I’m pleased to introduce Paula Wagner for the June Virtual Book Club at NAMW! It’s especially a pleasure because Paula work on her memoir in my Writing as Healing class over several years. I watched her life and her writing evolve, always moved by her authenticity and the poetry of her writing. Paula shared with us many times her struggle with the inner critic, and the importance of capturing her story with love.
This is what I said in her blurb on the back cover:
Newcomers in an Ancient Land is one of the most beautifully written memoirs I’ve come across in a long time. Paula Wagner draws upon her poetic language and storytelling magic to transport us to a place and time that no longer exists: Israel in the early ‘60s.
In this coming-of-age memoir, we follow her on an inner journey to define herself, and through her eyes we discover the treasures of a place etched by time and the people and eras that have left their mark. I was dazzled by descriptions of sunrises and sea journeys, ruins and castles, and the inner workings of a kibbutz. You too will journey in ways that might surprise you as you read this enchanting memoir.
SUMMARY, PROCESS, THEMES & METAPHORS
I began writing Newcomers in an Ancient Land to explore the year I spent in Israel at age eighteen searching for my Jewish roots – a year that would change my life forever with its enduring influence on my choices, relationships and family. I also hope to clarify my complicated feelings about Israel then and now as best I could.
At first I simply wrote random stories, instead of using an outline. While this freed up my creativity, it also produced a fragmented collage. Organizing them into chapters was like piecing together a patchwork quilt without a pattern or through threads. But slowly, my lifelong passion for language emerged as a foundational theme. Ships and ocean crossings became vessels for both the story and its theme of transformation. Likewise, I used metaphors to describe my youthful naïveté and bravado as I fell in love with the land, the language and a man. But much as I employ metaphor, I’ve learned that too many of them can overwhelm the reader. So I try to live by Williams Faulkner’s harsh but helpful motto to “kill your darlings.”
If my creative process is essentially intuitive, my brain has the key task of controlling my Overzealous Inner Editor, Critic and Judge. Having also prayed to the Muse, I hop in my imaginary time machine and let my fingers fly across the keyboard to the land of memory. When my words ring true in my heart as well as my head, I know I’ve found my authentic ear and eye. Images, events, sounds, taste and touch then spring to life. (For more on these techniques, see “The Mythic Journey of Memoir,” my chapter in The Magic of Memoir anthology, ed. Linda Joy Myers and Brooke Warner, 2016.) But of course, every writer must find her own bag of tricks.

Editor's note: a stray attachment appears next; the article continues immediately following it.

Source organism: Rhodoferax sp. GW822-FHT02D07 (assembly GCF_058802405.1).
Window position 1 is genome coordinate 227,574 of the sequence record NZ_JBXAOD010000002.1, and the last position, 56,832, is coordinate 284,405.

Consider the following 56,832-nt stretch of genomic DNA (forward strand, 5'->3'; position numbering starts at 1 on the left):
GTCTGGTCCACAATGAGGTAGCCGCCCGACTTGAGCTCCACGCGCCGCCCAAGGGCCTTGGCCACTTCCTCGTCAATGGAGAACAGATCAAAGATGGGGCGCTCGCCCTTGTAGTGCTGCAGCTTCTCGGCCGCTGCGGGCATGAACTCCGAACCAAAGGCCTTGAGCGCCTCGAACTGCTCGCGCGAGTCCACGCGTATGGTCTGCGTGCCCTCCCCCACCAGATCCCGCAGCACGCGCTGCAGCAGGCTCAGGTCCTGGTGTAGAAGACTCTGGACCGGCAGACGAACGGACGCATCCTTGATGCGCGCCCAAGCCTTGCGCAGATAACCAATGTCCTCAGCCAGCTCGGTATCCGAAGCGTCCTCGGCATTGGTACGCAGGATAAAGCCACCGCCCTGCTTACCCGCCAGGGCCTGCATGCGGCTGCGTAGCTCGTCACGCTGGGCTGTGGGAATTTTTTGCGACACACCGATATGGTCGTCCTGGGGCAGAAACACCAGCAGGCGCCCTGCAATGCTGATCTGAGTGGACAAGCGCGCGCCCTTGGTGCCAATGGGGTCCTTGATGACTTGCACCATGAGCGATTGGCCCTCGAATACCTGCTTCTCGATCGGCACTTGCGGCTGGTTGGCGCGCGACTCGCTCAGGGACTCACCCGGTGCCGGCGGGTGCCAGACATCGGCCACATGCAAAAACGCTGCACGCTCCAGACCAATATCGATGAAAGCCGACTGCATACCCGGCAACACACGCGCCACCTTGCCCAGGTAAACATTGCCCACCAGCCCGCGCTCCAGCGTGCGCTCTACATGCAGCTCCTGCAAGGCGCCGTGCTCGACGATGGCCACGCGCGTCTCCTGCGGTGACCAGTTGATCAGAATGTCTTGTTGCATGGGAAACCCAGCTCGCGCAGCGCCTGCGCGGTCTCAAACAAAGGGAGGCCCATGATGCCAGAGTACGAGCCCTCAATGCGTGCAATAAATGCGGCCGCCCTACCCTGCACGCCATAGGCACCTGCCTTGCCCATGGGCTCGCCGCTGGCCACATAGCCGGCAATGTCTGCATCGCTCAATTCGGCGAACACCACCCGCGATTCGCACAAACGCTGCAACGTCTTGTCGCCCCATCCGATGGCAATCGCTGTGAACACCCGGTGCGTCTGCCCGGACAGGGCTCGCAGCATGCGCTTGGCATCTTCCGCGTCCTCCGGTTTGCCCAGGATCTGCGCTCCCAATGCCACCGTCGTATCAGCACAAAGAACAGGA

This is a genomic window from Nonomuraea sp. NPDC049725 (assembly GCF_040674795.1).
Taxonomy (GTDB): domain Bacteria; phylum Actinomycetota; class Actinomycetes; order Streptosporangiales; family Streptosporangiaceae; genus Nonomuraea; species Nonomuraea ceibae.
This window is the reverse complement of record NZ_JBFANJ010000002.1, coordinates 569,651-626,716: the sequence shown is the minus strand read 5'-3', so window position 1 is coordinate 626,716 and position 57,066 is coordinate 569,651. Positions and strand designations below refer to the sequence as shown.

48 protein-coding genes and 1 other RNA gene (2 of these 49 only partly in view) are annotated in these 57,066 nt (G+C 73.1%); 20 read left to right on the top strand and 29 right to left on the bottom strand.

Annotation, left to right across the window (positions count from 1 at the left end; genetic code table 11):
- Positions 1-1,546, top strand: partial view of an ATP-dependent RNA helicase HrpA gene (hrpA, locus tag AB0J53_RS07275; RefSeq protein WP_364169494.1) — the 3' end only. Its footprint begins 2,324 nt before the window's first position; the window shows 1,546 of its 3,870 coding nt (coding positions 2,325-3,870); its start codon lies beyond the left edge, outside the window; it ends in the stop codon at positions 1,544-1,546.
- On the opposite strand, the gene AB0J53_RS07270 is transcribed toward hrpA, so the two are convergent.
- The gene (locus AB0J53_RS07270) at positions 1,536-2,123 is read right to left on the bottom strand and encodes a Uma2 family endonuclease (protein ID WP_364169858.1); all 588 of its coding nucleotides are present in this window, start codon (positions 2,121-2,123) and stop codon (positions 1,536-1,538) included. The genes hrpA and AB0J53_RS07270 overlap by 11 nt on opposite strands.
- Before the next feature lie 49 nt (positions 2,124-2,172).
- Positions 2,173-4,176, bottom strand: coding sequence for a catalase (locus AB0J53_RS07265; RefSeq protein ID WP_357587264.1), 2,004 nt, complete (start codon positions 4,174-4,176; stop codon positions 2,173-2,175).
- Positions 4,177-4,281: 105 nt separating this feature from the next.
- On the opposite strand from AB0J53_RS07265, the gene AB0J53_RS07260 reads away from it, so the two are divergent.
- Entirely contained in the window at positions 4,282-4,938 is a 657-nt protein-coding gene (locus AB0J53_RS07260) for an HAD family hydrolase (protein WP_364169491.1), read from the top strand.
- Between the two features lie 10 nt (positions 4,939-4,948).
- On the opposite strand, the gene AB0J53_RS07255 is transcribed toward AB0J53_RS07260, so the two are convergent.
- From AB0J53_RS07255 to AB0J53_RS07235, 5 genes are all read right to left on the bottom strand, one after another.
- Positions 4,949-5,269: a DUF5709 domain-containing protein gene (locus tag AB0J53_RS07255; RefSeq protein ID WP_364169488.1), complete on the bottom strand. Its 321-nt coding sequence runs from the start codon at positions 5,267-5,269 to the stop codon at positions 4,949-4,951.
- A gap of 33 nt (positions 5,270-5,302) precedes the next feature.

Some people say a book is not a baby, but the process of writing one feels very much like a pregnancy replete with birth pangs! But now that it’s going out into the world, it’s taking me on a new trip. It has healed old wounds, deepened my awareness of who I am today, and opened a new era of mutual support with my twin. I hope it will also foster greater understanding of the complexities of twinhood and multi-cultural identities.
Members will learn:
- The “time machine” technique for zooming into memories and creating authentic scenes
- Tips for taking charge of Miss Perfectionism and her henchman, the Endless Editor
- How to unravel your own story from that of other characters/family members
- What to include and what to leave out of the truth you want to tell
- Insights into coming of age as a twin and the complexities of a multi-cultural identity
The author of Newcomers in an Ancient Land, Paula Wagner and her identical twin were born in London but grew up in the US before venturing to Israel in their late teens to study Hebrew on a kibbutz ulpan (a work/study program). Later Paula attended the Hebrew University of Jerusalem, earned a BA in Women’s Studies (SFSU), an MA in Career Development (JFK University), and coached diverse clients in non-profits and her private practice, LifeWork Careers. She is currently writing a second memoir about living in France. She and her husband share an extended family worldwide from their home base in Albany, CA.